# Defining $\{a_i\}$ as $(1+x+⋯+x^k)^n =\sum_{i=0}^{kn}a_ix^i$, then is the 'special' difference-sequence $\{d^Na_i\}$ a unimodal sequence?

Question : Letting $k,n$ be positive integers, let's define a sequence $\{a_i\}\ (i=0,1,\cdots, kn)$ as $$(1+x+\cdots+x^k)^n=\sum_{i=0}^{kn}a_ix^i.$$ Then, is the 'special' difference-sequence $\{d^Na_i\}$ a unimodal sequence for every non-negative integer $N$? If the answer is yes, then prove that. If the answer is no, then find a counterexample.

In the following, I'm going to define some words.

1. Let's call a sequence $\{a_i\}\ (i=0,1,\cdots, kn)$ which satisfies the following condition 'a unimodal sequence '.

Condition : $\$There exists an integer $t$ such that $$a_0\le a_1\le \cdots\le a_t\ge a_{t+1}\ge a_{t+2}\ge\cdots.$$

2. Let's define $\{d^Na_i\}\ (N\in\mathbb N)$ as the following:

$$d^Na_i=\max(d^{N-1}a_i-d^{N-1}a_{i-1},0)\ \ \ (i=0,1,\cdots, kn),$$ $$d^0a_i=a_i, \ a_{-1}=0.$$

Please note that this is not an usual difference-sequence. (we may call this 'a special difference-sequence')

In the following, I'm going to write why I'm interested in this question.

When I saw Pascal's triangle, I found the following property about $a_i=\ _nC_i$. Note that this is the $k=1$ case of the above question.

For example, let's see the $n=8$ case. $$a_i(=d^0a_i) : 1\ \ 8\ \ 28\ \ 56\ \ 70\ \ 56\ \ 28\ \ 8\ \ 1$$

$$d^1a_i : 1\ \ 7\ \ 20\ \ 28\ \ 14\ \ 0\ \ 0\ \ 0\ \ 0$$

$$d^2a_i : 1\ \ 6\ \ 13\ \ 8\ \ 0\ \ 0\ \ 0\ \ 0\ \ 0$$

$$d^3a_i : 1\ \ 5\ \ 7\ \ 0\ \ 0\ \ 0\ \ 0\ \ 0\ \ 0$$

$$d^4a_i : 1\ \ 4\ \ 2\ \ 0\ \ 0\ \ 0\ \ 0\ \ 0\ \ 0$$

$$d^5a_i : 1\ \ 3\ \ 0\ \ 0\ \ 0\ \ 0\ \ 0\ \ 0\ \ 0$$

$$d^6a_i : 1\ \ 2\ \ 0\ \ 0\ \ 0\ \ 0\ \ 0\ \ 0\ \ 0$$

$$d^7a_i : 1\ \ 1\ \ 0\ \ 0\ \ 0\ \ 0\ \ 0\ \ 0\ \ 0$$

$$d^Na_i (N\ge 8): 1\ \ 0\ \ 0\ \ 0\ \ 0\ \ 0\ \ 0\ \ 0\ \ 0$$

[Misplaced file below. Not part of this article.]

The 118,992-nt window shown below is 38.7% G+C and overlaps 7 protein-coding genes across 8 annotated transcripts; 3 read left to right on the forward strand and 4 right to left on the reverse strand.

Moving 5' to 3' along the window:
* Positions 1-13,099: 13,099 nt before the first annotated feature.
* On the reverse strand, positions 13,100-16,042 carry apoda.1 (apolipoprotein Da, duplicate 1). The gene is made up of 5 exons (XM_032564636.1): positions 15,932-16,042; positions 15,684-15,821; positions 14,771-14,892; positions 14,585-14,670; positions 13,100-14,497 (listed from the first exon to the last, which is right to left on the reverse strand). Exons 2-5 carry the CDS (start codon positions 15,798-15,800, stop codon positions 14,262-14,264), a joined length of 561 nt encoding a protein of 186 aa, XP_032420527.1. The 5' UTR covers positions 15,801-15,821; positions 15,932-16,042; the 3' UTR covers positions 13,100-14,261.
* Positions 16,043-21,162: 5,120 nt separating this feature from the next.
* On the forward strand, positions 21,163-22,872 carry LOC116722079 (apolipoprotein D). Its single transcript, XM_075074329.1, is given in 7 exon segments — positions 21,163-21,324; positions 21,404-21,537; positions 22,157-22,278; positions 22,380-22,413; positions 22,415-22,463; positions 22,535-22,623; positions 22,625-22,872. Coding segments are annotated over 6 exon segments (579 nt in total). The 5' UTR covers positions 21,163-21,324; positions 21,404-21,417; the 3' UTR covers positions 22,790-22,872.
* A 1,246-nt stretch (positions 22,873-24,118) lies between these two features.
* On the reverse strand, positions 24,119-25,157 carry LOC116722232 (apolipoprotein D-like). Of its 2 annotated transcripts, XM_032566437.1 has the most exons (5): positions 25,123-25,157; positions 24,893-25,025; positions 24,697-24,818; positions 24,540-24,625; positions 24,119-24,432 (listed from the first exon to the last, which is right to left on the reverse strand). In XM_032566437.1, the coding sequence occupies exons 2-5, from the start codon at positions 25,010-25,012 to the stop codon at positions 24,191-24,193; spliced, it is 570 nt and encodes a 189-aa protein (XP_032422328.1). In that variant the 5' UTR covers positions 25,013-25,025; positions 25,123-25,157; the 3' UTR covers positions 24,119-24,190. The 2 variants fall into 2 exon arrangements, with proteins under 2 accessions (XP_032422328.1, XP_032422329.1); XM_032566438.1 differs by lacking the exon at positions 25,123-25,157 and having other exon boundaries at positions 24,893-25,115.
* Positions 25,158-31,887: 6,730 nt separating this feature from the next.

Hence, we can see that $\{d^N{_8C_i}\}\ (i=0,1,\cdots,8)$ is a unimodal sequence for every non-negative integer $N$.

Then, I reached an expectation, which is the above question. The answer seems yes, but I'm facing difficulty. I need your help.

Update : I crossposted to MO.

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What you call single-peak sequence is called unimodal sequence in the literature. Using that term might attract a proper audience (and help find information about it). –  Marc van Leeuwen Sep 13 '13 at 14:43
@MarcvanLeeuwen: Thank you. I edited them. –  mathlove Sep 13 '13 at 14:47
I suspect that there would exist some papers which are helpful. Could anyone please tell me whether the following papers are helpful? sciencedirect.com/science/article/pii/S0097316504001153 maa.org/sites/default/files/pdf/upload_library/22/Ford/… kurims.kyoto-u.ac.jp/EMIS/journals/JACO/Volume7_1/… math.miami.edu/~wachs/papers/unimodal.pdf –  mathlove Sep 16 '13 at 7:04
I think your main difficulty is that your difference operator is quite unusual (the usual one does not cut off negative values) and the property you want to prove clearly fails if you take the usual definition of the difference operation. This means that most theory you will find will not apply to your problem statement. –  Marc van Leeuwen Sep 16 '13 at 7:07
@MarcvanLeeuwen: I know this is unusual, but I would like to know this. Anyway, thanks always. –  mathlove Sep 16 '13 at 7:17